WY: Do we have any idea how many MMEs have led to an extinction? I can imagine that it would be difficult to work with the data sets to go back in deep time and suss those things out.

SF: Everyone we’ve talked to about this story with is really interested to learn about what causes extinctions and if there is any foresight into predicting when they’re going to happen based on MMEs. I think that would be dream and very interesting science to do — that’s ten steps ahead of where we are right now. In the future, you can imagine such a case. One of the big points we make in this paper is that we need to improve how MMEs are monitored and how data is shared among those who collect information on such events. The papers in our database were from peer-reviewed academic journals. In the future, if we pooled together data collected over time, we can start asking: is there a relationship between large MMEs and extinctions? At this point, we don’t know with the data that we have.

WY: In the discussion of the PNAS paper, you note that the MMEs in the database may not be representative of what’s happening out in the world. Why do you think there’s insufficient documentation?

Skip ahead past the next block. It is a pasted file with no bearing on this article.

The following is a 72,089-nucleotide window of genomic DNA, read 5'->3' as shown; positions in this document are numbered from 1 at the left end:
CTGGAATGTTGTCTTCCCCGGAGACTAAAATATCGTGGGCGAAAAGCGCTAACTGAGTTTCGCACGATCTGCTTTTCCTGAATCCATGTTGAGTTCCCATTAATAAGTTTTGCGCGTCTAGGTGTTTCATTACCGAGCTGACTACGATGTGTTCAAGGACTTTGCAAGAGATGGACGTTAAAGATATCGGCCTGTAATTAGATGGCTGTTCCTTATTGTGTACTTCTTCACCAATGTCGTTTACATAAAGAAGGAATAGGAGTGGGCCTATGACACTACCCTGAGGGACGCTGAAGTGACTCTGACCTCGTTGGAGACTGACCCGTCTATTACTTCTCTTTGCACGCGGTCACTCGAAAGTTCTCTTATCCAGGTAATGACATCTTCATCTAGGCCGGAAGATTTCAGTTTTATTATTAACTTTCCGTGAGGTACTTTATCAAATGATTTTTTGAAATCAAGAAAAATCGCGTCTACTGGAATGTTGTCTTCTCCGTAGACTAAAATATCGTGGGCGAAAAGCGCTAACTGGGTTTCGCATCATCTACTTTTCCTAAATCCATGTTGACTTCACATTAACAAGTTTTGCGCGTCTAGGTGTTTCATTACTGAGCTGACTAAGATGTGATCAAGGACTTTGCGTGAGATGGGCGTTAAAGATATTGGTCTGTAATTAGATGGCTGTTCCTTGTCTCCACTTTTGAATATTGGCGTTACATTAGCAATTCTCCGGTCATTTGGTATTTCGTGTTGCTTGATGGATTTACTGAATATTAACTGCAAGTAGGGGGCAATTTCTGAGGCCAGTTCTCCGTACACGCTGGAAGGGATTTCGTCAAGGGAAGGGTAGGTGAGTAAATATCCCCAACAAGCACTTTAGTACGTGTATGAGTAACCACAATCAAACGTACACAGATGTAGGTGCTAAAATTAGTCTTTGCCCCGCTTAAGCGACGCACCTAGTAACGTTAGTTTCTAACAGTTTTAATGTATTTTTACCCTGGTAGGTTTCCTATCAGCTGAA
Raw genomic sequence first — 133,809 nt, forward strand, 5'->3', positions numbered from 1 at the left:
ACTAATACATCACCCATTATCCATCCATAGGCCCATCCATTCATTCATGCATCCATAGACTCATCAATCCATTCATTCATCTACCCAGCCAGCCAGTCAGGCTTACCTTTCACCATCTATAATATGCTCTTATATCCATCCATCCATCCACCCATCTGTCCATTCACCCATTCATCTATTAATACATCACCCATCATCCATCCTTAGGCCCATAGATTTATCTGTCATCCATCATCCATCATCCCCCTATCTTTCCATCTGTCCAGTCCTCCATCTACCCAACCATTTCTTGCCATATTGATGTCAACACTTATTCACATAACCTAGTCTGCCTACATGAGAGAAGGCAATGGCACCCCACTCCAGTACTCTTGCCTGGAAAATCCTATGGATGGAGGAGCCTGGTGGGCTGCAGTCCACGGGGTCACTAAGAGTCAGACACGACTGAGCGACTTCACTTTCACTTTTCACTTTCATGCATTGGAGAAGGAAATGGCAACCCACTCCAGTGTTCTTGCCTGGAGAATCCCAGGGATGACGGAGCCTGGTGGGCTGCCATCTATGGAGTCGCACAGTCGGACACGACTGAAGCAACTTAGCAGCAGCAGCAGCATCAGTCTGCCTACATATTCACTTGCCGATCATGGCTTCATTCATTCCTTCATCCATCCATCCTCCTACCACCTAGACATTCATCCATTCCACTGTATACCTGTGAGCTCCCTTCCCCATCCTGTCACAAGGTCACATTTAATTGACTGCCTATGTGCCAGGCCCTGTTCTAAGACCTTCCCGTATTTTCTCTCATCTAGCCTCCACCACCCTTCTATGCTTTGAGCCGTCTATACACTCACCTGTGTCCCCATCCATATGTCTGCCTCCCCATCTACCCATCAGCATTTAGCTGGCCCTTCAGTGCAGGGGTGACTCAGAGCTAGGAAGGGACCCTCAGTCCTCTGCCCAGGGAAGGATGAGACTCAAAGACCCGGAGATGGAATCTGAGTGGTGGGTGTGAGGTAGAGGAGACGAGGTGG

SF: We definitely only studied a subsets of the events that are happening since the data we used came from peer-reviewed journals. Many events are reported — in the media for instance — that don’t make their way into the scientific literature. If you work for the USGS, it may not be part of your job to document these types of events. I think the data should be collected in a way that can be shared and accessible to the scientific community; there doesn’t have to be a paper written about every event as long as there’s some way to verify the validity of the measures people are making in the field.

There’s also the idea that these are very rare and seemingly random events, so it’s possible that no one witnesses these things happening. Even if a MME happens in a remote part of the world, it could potentially go unnoticed. If there’s a large die-off of marine mammals and the carcasses sink to the ocean floor, they are not as likely to be observed than if there’s a mass stranding that leaves marine mammals dead on a beach in plain sight.

WY: That’s interesting because another point you discuss in the paper is that MMEs are occurring in organisms that seem to be a critical part of ecosystems. So wouldn’t there be a ripple effect eventually even in the events you may not be able to immediately see?

SF: Yes: MMEs have the potential to have cascading ecological, evolutionary implications. MMEs can produce millions of tons of dead biomass, so organisms that live off of eating dead biomass will profit. Alternatively, if an animal that is normally a predator undergoes a MME, that’s good news for the prey. These are some types of ripple effects that could propagate through food webs.

WY: We spoke about the insufficient documentation of MMEs as a challenge of the study. What other challenges were there?